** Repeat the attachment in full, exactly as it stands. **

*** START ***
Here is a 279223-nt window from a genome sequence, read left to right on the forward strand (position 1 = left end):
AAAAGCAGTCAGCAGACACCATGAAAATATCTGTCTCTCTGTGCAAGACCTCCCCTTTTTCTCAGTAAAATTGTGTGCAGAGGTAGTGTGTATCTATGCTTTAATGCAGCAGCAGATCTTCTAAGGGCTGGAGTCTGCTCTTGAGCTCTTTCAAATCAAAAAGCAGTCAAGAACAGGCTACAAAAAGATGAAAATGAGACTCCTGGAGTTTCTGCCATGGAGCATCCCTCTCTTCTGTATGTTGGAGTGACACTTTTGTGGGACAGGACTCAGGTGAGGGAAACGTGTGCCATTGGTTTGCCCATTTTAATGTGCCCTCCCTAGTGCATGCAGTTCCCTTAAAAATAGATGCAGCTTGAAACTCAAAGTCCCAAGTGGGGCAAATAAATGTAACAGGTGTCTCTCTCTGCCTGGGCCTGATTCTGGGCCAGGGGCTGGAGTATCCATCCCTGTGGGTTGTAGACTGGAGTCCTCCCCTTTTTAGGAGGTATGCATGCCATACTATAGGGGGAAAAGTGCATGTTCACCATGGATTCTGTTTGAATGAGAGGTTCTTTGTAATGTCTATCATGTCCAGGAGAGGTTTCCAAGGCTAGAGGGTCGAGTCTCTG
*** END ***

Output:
Here is a 279223-nt window from a genome sequence, read left to right on the forward strand (position 1 = left end):
AAAAGCAGTCAGCAGACACCATGAAAATATCTGTCTCTCTGTGCAAGACCTCCCCTTTTTCTCAGTAAAATTGTGTGCAGAGGTAGTGTGTATCTATGCTTTAATGCAGCAGCAGATCTTCTAAGGGCTGGAGTCTGCTCTTGAGCTCTTTCAAATCAAAAAGCAGTCAAGAACAGGCTACAAAAAGATGAAAATGAGACTCCTGGAGTTTCTGCCATGGAGCATCCCTCTCTTCTGTATGTTGGAGTGACACTTTTGTGGGACAGGACTCAGGTGAGGGAAACGTGTGCCATTGGTTTGCCCATTTTAATGTGCCCTCCCTAGTGCATGCAGTTCCCTTAAAAATAGATGCAGCTTGAAACTCAAAGTCCCAAGTGGGGCAAATAAATGTAACAGGTGTCTCTCTCTGCCTGGGCCTGATTCTGGGCCAGGGGCTGGAGTATCCATCCCTGTGGGTTGTAGACTGGAGTCCTCCCCTTTTTAGGAGGTATGCATGCCATACTATAGGGGGAAAAGTGCATGTTCACCATGGATTCTGTTTGAATGAGAGGTTCTTTGTAATGTCTATCATGTCCAGGAGAGGTTTCCAAGGCTAGAGGGTCGAGTCTCTG